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May 1961

Human Growth

Arch Dermatol. 1961;83(5):892. doi:10.1001/archderm.1961.01580110180035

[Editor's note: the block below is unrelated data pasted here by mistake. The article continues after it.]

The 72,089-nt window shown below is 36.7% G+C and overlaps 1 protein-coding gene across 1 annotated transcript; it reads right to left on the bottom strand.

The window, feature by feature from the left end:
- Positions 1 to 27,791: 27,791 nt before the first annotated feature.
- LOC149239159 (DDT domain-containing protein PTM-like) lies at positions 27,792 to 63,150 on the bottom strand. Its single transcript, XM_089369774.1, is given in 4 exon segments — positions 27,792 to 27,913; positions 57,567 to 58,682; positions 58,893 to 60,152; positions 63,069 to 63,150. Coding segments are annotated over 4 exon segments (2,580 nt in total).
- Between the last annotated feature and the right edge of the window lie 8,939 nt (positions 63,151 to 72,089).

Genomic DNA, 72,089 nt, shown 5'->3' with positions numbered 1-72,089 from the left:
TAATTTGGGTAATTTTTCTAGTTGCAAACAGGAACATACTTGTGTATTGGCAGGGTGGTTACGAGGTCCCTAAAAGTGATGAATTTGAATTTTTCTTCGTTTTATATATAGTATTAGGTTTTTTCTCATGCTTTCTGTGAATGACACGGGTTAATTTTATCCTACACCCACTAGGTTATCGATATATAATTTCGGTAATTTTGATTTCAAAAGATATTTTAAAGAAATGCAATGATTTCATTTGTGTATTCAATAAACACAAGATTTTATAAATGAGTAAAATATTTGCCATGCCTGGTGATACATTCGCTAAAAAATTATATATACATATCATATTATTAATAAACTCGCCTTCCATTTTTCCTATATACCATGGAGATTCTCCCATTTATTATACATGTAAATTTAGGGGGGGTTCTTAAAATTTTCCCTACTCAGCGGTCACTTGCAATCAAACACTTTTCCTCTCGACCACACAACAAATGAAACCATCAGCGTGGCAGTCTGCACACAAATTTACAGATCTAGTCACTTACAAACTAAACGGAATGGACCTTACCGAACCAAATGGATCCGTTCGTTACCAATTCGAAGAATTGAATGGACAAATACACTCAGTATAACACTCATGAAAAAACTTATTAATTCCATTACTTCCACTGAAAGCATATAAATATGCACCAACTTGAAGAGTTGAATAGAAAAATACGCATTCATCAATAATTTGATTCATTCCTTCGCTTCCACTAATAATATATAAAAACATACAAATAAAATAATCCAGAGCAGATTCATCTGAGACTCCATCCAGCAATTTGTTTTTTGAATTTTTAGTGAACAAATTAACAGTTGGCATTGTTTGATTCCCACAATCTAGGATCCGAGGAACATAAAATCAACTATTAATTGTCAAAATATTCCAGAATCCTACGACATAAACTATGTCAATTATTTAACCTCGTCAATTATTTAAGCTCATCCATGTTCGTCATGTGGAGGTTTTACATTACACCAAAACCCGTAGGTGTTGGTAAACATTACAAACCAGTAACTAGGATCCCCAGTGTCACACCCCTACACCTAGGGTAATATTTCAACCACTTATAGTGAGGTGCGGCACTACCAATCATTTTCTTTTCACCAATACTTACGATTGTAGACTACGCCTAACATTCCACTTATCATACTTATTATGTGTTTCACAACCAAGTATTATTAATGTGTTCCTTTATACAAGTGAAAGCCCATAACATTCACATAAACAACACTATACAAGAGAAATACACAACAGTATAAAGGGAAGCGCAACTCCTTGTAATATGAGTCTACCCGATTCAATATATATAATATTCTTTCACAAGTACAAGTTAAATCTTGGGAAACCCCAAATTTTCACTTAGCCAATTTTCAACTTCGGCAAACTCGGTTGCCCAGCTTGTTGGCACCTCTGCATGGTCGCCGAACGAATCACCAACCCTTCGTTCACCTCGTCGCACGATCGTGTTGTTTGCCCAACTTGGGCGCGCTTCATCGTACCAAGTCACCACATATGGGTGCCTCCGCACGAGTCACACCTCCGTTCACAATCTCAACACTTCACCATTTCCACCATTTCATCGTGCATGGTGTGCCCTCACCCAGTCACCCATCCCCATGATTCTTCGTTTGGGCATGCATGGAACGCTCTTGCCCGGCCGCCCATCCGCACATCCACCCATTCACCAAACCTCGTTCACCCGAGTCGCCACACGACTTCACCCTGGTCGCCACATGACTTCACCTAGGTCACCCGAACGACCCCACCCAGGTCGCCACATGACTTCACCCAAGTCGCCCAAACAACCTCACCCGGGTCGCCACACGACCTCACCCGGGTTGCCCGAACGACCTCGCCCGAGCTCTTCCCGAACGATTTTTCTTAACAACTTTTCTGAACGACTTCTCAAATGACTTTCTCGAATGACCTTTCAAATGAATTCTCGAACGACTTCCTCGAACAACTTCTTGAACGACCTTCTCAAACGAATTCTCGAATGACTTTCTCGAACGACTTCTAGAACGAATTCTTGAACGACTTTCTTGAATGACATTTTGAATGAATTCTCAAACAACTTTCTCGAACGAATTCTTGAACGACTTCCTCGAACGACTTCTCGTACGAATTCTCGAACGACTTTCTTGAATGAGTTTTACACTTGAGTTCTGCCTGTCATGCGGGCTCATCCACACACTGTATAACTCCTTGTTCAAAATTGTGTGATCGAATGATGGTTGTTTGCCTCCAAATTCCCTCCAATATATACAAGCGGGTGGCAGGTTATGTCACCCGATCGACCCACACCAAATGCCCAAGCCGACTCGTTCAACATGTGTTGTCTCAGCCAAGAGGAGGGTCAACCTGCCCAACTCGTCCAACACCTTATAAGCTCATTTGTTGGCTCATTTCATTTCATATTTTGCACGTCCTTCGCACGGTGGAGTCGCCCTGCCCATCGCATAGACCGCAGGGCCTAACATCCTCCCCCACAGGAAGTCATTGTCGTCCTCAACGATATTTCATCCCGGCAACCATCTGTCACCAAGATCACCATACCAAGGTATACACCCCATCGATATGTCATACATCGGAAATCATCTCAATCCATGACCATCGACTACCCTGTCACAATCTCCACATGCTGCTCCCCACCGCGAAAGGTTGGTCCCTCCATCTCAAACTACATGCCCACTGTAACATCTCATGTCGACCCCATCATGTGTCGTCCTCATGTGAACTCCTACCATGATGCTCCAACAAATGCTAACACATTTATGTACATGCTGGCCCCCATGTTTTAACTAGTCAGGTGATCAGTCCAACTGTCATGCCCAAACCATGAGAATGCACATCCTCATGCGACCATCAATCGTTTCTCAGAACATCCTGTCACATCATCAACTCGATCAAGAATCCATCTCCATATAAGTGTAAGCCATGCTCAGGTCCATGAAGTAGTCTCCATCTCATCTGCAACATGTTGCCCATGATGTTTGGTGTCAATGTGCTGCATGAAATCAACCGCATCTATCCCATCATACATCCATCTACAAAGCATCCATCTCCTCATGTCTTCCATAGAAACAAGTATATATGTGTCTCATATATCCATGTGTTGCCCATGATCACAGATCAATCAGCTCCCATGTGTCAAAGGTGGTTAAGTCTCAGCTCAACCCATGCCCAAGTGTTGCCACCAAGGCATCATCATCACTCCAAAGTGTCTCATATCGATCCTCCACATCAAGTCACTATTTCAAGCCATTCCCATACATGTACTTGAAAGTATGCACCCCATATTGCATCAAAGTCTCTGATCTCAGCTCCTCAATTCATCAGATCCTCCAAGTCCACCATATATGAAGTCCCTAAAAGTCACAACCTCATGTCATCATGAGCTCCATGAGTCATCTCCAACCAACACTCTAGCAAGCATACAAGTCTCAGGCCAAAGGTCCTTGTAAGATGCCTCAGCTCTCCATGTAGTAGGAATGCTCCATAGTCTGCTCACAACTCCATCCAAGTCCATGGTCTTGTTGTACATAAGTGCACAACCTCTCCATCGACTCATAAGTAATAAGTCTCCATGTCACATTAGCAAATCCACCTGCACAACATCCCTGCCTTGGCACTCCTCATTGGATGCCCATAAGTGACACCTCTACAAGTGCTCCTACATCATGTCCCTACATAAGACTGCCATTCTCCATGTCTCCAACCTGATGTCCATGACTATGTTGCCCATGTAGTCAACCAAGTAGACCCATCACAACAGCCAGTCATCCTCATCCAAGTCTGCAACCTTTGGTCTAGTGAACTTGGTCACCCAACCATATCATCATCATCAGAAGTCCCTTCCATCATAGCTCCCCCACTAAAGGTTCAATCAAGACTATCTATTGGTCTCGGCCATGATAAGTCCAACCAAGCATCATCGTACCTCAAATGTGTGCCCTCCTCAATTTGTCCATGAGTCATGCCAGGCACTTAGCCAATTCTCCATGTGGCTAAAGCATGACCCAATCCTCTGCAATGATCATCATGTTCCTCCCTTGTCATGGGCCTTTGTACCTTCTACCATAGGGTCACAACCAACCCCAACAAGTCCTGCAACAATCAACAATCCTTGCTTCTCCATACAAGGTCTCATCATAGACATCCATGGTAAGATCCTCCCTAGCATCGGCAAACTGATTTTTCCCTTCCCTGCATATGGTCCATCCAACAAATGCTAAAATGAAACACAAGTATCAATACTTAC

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The authors note that among new developments in the 7 years since the publication of the first edition of this book, the 2 diseases, candidiasis and cryptococcosis, have assumed increased importance in medical practice, perhaps as the result of widespread use of broad spectrum antibiotics. Also, there is better understanding of physiologic and growth requirements of certain species of fungi, which should afford better understanding of pathogenesis. Epidemiology of fungous diseases has received considerable attention, new media have been developed, new stains, and more reliance upon culture studies, etc., all of which attest to the increased importance of mycotic diseases and to the need for a new edition of their long-popular book. Since the authors apparently are not clinicians, the emphasis of the material is on laboratory aspects of the diseases, and these are admirably presented with excellent descriptions, plentiful illustrations, and free use of charts and drawings. The clinical

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